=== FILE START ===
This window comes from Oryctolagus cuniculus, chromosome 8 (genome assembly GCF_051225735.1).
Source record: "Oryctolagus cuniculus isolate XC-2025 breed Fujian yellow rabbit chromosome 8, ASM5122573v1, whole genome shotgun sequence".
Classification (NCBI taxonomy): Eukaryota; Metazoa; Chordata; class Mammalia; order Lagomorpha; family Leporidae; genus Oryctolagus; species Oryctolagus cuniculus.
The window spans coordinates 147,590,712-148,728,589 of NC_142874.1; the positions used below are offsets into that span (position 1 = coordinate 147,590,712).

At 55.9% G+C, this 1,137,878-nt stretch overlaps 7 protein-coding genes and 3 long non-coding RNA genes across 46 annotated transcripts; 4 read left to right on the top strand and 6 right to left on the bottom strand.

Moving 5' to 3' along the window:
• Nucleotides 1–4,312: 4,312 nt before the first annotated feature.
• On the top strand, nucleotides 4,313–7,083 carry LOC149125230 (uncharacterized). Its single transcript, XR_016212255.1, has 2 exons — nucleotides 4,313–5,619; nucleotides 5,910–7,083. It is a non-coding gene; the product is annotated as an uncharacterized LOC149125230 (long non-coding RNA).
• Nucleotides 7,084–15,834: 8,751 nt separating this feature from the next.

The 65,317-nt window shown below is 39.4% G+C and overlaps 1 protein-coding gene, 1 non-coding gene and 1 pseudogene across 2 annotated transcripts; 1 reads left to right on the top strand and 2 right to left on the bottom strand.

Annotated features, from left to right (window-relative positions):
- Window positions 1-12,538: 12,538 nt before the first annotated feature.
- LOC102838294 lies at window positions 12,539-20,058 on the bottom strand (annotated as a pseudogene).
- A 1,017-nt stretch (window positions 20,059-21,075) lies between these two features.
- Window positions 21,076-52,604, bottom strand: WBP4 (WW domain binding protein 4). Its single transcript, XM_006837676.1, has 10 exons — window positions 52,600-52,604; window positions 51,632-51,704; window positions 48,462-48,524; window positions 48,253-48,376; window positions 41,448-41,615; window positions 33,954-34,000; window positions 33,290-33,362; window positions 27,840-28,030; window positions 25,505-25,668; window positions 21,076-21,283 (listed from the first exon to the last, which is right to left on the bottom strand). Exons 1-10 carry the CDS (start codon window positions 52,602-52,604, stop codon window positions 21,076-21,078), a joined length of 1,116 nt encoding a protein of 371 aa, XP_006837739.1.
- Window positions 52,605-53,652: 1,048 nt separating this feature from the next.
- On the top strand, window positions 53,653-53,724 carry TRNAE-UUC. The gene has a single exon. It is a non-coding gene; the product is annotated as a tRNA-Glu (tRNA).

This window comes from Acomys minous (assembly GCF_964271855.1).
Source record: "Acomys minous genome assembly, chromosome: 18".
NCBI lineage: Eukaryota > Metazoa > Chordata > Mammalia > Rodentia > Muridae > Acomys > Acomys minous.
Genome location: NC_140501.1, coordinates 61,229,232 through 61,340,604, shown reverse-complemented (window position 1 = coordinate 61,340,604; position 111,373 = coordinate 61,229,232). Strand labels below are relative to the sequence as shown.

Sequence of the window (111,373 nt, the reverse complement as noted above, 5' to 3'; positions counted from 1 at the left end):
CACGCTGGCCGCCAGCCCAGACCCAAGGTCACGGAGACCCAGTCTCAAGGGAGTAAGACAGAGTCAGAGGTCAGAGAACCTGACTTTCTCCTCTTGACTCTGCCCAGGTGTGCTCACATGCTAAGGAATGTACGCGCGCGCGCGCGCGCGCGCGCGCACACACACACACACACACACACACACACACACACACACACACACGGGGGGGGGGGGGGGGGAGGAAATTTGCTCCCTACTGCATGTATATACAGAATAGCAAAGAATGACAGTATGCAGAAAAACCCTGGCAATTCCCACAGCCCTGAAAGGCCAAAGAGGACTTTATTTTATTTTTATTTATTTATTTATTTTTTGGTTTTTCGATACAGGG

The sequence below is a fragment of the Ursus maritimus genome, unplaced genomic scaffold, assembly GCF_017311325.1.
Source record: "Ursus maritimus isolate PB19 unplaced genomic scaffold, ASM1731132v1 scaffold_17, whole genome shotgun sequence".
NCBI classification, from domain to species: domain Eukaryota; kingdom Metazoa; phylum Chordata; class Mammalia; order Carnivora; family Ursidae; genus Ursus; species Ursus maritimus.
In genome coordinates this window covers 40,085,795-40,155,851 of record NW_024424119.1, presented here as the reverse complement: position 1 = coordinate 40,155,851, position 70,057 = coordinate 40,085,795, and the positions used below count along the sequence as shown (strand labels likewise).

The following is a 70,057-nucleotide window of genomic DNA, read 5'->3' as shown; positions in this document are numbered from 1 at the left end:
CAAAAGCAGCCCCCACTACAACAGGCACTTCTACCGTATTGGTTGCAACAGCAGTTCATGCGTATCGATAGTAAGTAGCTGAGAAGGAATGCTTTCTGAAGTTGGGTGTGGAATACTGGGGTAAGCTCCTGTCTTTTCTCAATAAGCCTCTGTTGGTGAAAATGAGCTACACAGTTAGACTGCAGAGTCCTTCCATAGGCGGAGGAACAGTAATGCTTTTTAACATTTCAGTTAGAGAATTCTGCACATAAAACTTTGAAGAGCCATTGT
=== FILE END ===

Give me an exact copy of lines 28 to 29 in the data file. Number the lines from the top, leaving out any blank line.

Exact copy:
The following is a 70,057-nucleotide window of genomic DNA, read 5'->3' as shown; positions in this document are numbered from 1 at the left end:
CAAAAGCAGCCCCCACTACAACAGGCACTTCTACCGTATTGGTTGCAACAGCAGTTCATGCGTATCGATAGTAAGTAGCTGAGAAGGAATGCTTTCTGAAGTTGGGTGTGGAATACTGGGGTAAGCTCCTGTCTTTTCTCAATAAGCCTCTGTTGGTGAAAATGAGCTACACAGTTAGACTGCAGAGTCCTTCCATAGGCGGAGGAACAGTAATGCTTTTTAACATTTCAGTTAGAGAATTCTGCACATAAAACTTTGAAGAGCCATTGT